Why do we tip restaurant servers, cab drivers, and coffee baristas? Why does our grocery shopping behavior change when we are hungry? This course will explore the social and affective motivations that influence how we make everyday decisions from the diverse perspectives of psychology, economics, and neurobiology. This course will provide an introduction to how social psychological constructs and feelings can be modeled using tools from decision theory (e.g., value & uncertainty) and how these processes might be instantiated in the brain. Topics to be covered include other- regarding preferences (e.g., trust, reciprocity, fairness, and altruism), affective motivations (e.g., risk, dread, regret, and guilt), and social considerations (e.g., reputation, conformity, and social-comparison). This course incorporates a social impact practicum.
As computers become increasingly integrated with our daily lives, there is an unprecedented amount of data recording how humans interact with the world through the internet, mobile sensing, and social media. There is currently overwhelming demand for social scientists who know how to use this data to answer questions about social behavior. This course provides an introduction to data science and explores modern issues pertaining to experimental design, hypothesis testing, and data collection and analysis. Students will be expected to design, run, and analyze, and write up an experiment answering a question of their choosing. Students will learn how to use the open source Python language to process, analyze, and visualize data. All labs can be accessed on github. This class will be useful for students planning to go on to graduate school or work in industry as a data analyst/scientist.
How do beliefs affect clinical outcomes? This course provides an in-depth examination of the role of beliefs and expectations in the manifestation of psychological symptoms and their treatment. Topics to be covered include the psychological and biological bases of pharmacological placebo effects, the mechanisms underlying psychotherapy (e.g., patient and provider expectations), and also how cultural expectations impact how psychological symptoms are experienced (e.g., hallucinations, delusions, and somatization).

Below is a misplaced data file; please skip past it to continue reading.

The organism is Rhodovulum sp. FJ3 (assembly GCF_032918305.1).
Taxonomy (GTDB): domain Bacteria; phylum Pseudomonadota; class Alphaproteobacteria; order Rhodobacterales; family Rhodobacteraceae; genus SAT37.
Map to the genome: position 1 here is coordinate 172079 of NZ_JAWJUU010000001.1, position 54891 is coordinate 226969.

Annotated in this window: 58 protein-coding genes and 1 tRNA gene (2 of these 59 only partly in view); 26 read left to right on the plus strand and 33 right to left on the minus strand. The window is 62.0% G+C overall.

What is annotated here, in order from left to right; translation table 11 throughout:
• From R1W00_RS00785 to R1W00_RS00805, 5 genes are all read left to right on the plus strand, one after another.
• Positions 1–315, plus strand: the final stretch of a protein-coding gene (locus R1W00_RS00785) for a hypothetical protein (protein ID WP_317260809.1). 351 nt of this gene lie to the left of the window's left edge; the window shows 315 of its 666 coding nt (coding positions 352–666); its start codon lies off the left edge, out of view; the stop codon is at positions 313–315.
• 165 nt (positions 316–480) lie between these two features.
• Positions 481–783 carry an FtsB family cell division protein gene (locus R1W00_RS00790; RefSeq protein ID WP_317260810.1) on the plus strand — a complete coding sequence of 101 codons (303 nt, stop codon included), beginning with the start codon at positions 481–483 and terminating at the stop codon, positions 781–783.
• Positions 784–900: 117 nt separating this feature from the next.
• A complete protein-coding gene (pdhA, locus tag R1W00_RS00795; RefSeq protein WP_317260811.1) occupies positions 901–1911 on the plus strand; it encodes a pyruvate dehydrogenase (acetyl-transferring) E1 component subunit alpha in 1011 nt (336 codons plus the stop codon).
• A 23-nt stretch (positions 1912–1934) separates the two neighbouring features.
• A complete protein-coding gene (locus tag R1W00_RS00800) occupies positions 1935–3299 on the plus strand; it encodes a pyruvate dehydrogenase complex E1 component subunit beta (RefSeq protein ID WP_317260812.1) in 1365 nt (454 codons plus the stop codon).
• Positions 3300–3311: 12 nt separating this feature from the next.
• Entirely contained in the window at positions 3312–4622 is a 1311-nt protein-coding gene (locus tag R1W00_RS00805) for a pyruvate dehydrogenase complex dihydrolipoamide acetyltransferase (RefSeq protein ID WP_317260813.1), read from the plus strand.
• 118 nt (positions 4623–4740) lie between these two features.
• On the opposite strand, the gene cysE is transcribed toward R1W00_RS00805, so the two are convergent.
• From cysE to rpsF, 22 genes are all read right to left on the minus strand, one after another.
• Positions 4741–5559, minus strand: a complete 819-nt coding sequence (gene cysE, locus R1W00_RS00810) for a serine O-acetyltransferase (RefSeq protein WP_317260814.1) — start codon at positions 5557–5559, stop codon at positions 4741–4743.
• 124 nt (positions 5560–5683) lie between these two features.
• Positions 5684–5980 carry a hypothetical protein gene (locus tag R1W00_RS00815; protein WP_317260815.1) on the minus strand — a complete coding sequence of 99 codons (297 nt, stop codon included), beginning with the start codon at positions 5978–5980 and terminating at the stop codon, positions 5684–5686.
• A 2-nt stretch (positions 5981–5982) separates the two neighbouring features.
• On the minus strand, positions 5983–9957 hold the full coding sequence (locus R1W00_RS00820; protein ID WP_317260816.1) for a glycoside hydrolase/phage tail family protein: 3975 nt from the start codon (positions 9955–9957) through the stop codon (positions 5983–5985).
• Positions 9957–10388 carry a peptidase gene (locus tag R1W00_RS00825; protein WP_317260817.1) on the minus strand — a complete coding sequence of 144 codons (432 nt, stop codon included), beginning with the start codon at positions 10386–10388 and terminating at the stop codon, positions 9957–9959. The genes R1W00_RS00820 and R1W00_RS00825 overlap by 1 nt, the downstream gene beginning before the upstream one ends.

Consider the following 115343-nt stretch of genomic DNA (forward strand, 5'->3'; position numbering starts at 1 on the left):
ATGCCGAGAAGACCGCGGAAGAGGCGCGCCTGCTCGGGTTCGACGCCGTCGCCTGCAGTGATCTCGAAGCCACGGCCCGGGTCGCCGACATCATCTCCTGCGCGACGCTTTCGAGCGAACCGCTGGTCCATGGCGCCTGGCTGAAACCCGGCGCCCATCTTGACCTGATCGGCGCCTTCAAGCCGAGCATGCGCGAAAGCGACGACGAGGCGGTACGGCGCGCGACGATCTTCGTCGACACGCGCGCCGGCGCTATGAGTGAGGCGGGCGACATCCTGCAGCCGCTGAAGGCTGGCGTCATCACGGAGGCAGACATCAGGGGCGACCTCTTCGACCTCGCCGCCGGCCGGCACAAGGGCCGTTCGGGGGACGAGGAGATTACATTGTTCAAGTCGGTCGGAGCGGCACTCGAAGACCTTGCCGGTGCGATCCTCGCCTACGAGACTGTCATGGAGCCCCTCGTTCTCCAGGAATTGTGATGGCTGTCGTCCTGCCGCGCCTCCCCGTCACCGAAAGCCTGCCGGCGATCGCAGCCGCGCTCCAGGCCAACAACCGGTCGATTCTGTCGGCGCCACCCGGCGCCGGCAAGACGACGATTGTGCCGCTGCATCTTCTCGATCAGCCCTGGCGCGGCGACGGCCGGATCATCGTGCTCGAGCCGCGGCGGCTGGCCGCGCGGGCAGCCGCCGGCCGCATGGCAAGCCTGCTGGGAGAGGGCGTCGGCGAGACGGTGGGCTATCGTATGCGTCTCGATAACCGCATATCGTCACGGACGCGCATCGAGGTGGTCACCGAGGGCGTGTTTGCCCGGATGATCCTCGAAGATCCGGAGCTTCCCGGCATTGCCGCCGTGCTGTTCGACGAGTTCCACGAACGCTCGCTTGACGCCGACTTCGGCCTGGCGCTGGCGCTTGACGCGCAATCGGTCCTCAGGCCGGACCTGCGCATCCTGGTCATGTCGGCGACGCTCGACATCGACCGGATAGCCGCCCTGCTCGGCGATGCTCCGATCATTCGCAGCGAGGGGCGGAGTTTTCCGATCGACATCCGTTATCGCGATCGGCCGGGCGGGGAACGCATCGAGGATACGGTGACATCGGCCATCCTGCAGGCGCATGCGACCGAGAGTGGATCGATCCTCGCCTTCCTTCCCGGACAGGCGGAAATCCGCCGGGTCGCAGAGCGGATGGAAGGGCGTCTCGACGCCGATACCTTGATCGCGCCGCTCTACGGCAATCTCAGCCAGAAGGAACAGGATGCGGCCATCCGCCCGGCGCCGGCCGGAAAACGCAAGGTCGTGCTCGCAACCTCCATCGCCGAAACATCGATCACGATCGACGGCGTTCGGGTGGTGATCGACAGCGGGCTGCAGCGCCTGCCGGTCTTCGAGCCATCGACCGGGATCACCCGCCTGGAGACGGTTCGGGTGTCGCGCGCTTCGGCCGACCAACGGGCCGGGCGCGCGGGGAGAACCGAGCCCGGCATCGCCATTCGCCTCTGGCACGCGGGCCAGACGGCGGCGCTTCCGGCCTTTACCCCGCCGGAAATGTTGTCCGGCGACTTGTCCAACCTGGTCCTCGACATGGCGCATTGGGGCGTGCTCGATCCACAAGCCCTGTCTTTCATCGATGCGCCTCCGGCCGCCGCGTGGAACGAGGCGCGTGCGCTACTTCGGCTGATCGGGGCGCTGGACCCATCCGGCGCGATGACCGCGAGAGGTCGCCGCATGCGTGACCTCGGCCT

There is a growing gap between how graduate students in psychology and neuroscience are trained and what they actually need to know to do cutting edge work. In addition, there is increasing interest in supplementing the traditional reductionist approach to studying the elements of brain, cognition, and behavior in isolation, to integrating how these elements interact as a cohesive complex system. This entails considering not just which elements in a network interact, but also the content of the interaction, and the dynamics of how this information flows through networks over time. This general issue is present in multiple domains, with an accompanying need for similar tools: neurophysiologists studying spiking activity in ensembles of single neurons, cognitive neuroscientists studying whole-brain activity levels, and social psychologists studying group interactions. Our curriculum is motivated by the realization that there is a common core of computational methods that apply across different subfields of neuroscience, with exciting opportunities for crossover across these subfields. Thus, our summer program aims to provide integrated training of network methods at the circuit, whole-brain, and social network levels. The overall format has short lectures in the morning, followed by hands-on tutorial-style labs, and a hackathon in which students will collaboratively work on projects with faculty. Themes running through the curriculum include open tools and data, data visualization, statistical modeling, and model comparison. The summer school will be taught by faculty with unique expertise in using innovative computational techniques to understand network dynamics at multiple scales. See our website for more information.